Steve during an appraisal of newly arrived Ethiopic manuscripts at the George Fox University Portland Center Library

Steve Delamarter is Professor of Old Testament Studies and co-chair of the Society of Biblical Literature section on the Textual Criticism of the Hebrew Bible. In the 2008–2009 school year, I was a student in his introductory Hebrew and exegetical Hebrew classes. He invited me to serve as one of his three teaching assistants for these classes the following year.

Steve also was my interviewer for my candidacy assessment. George Fox Evangelical Seminary has two interviews over the course of the student’s time there. The first is a personality profile that helps the seminary and the student identify how the student might do well and and where the student might struggle in seminary in order to craft a plan for success. The second is the interview based on a reflection paper written by the student that assesses the student’s progress up to that point in order to refine the plan, if needed. It was in this interview that I began to express my doubts about my Oneness Pentecostal environment. Steve assured me that if I decided to make the move back into the broader Christian movement there was no rush and he encouraged me to explore other denominations. His advice gave me the ability to be comfortable with my Oneness environment while at the same not feel guilty about exploring other groups who believed in and lived for Christ.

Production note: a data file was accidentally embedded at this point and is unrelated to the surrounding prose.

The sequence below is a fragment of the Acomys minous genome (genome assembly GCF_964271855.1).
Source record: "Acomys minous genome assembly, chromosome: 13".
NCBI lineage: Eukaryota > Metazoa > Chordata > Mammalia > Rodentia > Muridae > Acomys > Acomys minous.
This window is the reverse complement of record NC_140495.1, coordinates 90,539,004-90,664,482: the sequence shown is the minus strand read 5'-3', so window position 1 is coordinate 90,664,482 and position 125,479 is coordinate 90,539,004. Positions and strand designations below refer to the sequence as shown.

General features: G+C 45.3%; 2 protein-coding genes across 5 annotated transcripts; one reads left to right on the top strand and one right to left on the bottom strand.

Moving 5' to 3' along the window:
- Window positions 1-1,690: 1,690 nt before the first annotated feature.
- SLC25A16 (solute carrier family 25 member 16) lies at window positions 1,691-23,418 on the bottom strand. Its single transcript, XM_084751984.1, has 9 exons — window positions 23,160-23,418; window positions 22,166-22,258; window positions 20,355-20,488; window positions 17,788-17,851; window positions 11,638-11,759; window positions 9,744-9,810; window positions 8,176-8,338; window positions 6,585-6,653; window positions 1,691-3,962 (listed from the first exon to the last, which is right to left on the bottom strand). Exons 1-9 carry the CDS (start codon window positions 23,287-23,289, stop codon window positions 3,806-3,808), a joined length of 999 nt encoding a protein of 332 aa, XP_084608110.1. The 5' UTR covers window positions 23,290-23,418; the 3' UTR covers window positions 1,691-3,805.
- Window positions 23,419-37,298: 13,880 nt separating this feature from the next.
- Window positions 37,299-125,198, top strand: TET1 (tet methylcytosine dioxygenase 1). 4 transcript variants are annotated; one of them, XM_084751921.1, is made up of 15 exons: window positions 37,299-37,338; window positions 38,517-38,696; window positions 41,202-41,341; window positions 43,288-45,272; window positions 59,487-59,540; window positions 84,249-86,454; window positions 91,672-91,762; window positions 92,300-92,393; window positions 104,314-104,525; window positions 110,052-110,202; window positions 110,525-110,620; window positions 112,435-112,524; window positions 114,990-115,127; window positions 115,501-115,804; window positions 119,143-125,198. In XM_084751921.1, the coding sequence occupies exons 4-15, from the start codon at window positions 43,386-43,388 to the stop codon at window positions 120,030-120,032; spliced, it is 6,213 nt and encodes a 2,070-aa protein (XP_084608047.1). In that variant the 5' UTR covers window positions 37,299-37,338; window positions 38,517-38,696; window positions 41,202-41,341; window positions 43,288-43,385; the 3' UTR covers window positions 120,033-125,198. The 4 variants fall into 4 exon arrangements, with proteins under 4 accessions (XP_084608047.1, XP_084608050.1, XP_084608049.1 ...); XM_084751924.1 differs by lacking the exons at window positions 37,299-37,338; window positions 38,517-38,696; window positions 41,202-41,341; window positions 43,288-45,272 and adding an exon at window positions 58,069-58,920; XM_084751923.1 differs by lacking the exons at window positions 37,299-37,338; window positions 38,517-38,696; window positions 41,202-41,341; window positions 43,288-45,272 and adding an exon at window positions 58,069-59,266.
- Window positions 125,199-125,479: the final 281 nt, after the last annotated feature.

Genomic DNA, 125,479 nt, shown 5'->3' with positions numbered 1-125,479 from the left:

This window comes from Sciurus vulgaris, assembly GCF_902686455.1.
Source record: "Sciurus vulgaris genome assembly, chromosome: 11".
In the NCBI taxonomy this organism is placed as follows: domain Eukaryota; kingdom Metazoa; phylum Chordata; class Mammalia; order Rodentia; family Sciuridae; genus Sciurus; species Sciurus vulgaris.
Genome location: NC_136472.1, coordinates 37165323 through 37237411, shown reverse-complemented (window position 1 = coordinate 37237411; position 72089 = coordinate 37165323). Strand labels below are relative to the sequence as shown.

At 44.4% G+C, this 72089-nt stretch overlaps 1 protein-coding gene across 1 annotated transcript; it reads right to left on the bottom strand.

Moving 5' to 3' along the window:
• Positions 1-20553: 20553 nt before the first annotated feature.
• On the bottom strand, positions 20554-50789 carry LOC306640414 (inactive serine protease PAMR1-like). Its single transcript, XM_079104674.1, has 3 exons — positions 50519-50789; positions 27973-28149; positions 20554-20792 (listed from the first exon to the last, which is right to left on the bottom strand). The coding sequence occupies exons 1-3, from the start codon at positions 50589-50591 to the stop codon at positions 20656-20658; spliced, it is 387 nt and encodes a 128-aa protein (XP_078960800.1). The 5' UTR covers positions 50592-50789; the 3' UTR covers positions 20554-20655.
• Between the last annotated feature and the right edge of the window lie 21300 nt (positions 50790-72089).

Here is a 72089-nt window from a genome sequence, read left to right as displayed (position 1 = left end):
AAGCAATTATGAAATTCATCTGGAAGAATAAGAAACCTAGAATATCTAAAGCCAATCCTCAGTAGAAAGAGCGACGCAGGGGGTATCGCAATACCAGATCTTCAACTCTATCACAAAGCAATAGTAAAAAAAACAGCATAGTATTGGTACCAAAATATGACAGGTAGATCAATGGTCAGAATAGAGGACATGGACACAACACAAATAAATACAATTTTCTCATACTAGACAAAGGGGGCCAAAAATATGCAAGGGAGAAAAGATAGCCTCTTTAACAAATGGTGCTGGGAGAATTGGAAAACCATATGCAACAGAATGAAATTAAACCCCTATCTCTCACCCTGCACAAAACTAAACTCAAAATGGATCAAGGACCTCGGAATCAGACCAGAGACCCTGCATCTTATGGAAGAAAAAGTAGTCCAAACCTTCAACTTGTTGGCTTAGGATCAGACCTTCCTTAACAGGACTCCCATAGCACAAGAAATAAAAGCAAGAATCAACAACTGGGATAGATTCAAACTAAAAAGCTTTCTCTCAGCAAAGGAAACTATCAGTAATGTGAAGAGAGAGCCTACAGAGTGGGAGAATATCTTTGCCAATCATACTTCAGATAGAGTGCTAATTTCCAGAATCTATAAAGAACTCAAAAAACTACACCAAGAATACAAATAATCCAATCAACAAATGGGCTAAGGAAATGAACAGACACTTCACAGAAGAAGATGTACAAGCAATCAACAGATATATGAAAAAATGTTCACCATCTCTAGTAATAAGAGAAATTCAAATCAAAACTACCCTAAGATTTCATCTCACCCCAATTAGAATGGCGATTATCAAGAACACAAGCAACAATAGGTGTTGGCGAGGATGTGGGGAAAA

What I most appreciated about Steve was his ability to be blend both teaching and academics, challenging and helping us to think and learn. Steve would often share with us his findings on the Ethiopic manuscripts, on which I believe he holds the research monopoly. He came up with wild mnemonics for Hebrew paradigms that even two years later I remember them with great clarity. Steve introduced us to textual criticism, showing us ambiguities in the Hebrew texts that needed thoughtful attention. He showed us insights to making sense of these ambiguities by comparing the Hebrew, Aramaic, and Greek texts of the Tanak. Yet, he was not afraid to express his reservations about modern textual criticism—reservations that arose out of his collaborations with the Ethiopians and out of learning about their view of Scripture. From this, I learned that the Western world, although it may hold the monopoly at this point on biblical studies, does not hold the only way to view sacred Scripture. Most importantly, Steve always knew how to engage the class in little ways that made a big difference in our learning.

To Steve, thank you for your belief in me that has inspired me to nurture my love for Hebrew and biblical languages.